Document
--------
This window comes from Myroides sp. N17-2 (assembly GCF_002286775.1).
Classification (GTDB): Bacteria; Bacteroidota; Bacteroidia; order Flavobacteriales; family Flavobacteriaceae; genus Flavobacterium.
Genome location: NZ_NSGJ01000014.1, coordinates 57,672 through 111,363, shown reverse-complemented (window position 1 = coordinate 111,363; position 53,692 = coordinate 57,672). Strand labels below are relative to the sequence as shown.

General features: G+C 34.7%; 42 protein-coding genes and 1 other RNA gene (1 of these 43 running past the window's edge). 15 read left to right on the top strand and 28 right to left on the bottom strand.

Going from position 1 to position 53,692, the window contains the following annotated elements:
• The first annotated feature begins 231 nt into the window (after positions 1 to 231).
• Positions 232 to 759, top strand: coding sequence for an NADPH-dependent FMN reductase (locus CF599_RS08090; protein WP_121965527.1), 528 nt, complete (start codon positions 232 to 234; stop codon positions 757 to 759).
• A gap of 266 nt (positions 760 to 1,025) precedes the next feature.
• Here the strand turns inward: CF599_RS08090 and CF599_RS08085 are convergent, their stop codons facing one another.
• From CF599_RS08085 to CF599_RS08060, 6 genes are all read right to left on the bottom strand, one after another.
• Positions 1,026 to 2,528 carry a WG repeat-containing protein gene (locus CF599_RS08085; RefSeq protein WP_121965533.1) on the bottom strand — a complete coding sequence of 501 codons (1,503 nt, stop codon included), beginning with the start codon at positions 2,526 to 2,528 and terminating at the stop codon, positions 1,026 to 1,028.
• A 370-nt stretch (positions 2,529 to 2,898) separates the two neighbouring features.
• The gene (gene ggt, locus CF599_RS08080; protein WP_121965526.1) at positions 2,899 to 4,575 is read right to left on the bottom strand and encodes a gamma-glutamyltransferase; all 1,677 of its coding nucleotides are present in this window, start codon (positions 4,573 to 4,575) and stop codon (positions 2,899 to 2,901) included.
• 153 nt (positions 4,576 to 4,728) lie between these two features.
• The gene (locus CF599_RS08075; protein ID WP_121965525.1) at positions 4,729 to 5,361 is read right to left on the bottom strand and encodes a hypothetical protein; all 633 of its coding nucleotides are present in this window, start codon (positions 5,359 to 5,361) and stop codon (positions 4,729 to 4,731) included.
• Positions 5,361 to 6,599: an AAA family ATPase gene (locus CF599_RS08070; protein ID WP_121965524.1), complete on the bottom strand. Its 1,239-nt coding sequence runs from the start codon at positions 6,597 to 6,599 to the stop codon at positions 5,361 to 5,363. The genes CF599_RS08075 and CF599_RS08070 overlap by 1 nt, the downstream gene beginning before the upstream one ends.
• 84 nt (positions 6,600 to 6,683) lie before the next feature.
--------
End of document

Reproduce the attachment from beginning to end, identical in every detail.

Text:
This window comes from Myroides sp. N17-2 (assembly GCF_002286775.1).
Classification (GTDB): Bacteria; Bacteroidota; Bacteroidia; order Flavobacteriales; family Flavobacteriaceae; genus Flavobacterium.
Genome location: NZ_NSGJ01000014.1, coordinates 57,672 through 111,363, shown reverse-complemented (window position 1 = coordinate 111,363; position 53,692 = coordinate 57,672). Strand labels below are relative to the sequence as shown.

General features: G+C 34.7%; 42 protein-coding genes and 1 other RNA gene (1 of these 43 running past the window's edge). 15 read left to right on the top strand and 28 right to left on the bottom strand.

Going from position 1 to position 53,692, the window contains the following annotated elements:
• The first annotated feature begins 231 nt into the window (after positions 1 to 231).
• Positions 232 to 759, top strand: coding sequence for an NADPH-dependent FMN reductase (locus CF599_RS08090; protein WP_121965527.1), 528 nt, complete (start codon positions 232 to 234; stop codon positions 757 to 759).
• A gap of 266 nt (positions 760 to 1,025) precedes the next feature.
• Here the strand turns inward: CF599_RS08090 and CF599_RS08085 are convergent, their stop codons facing one another.
• From CF599_RS08085 to CF599_RS08060, 6 genes are all read right to left on the bottom strand, one after another.
• Positions 1,026 to 2,528 carry a WG repeat-containing protein gene (locus CF599_RS08085; RefSeq protein WP_121965533.1) on the bottom strand — a complete coding sequence of 501 codons (1,503 nt, stop codon included), beginning with the start codon at positions 2,526 to 2,528 and terminating at the stop codon, positions 1,026 to 1,028.
• A 370-nt stretch (positions 2,529 to 2,898) separates the two neighbouring features.
• The gene (gene ggt, locus CF599_RS08080; protein WP_121965526.1) at positions 2,899 to 4,575 is read right to left on the bottom strand and encodes a gamma-glutamyltransferase; all 1,677 of its coding nucleotides are present in this window, start codon (positions 4,573 to 4,575) and stop codon (positions 2,899 to 2,901) included.
• 153 nt (positions 4,576 to 4,728) lie between these two features.
• The gene (locus CF599_RS08075; protein ID WP_121965525.1) at positions 4,729 to 5,361 is read right to left on the bottom strand and encodes a hypothetical protein; all 633 of its coding nucleotides are present in this window, start codon (positions 5,359 to 5,361) and stop codon (positions 4,729 to 4,731) included.
• Positions 5,361 to 6,599: an AAA family ATPase gene (locus CF599_RS08070; protein ID WP_121965524.1), complete on the bottom strand. Its 1,239-nt coding sequence runs from the start codon at positions 6,597 to 6,599 to the stop codon at positions 5,361 to 5,363. The genes CF599_RS08075 and CF599_RS08070 overlap by 1 nt, the downstream gene beginning before the upstream one ends.
• 84 nt (positions 6,600 to 6,683) lie before the next feature.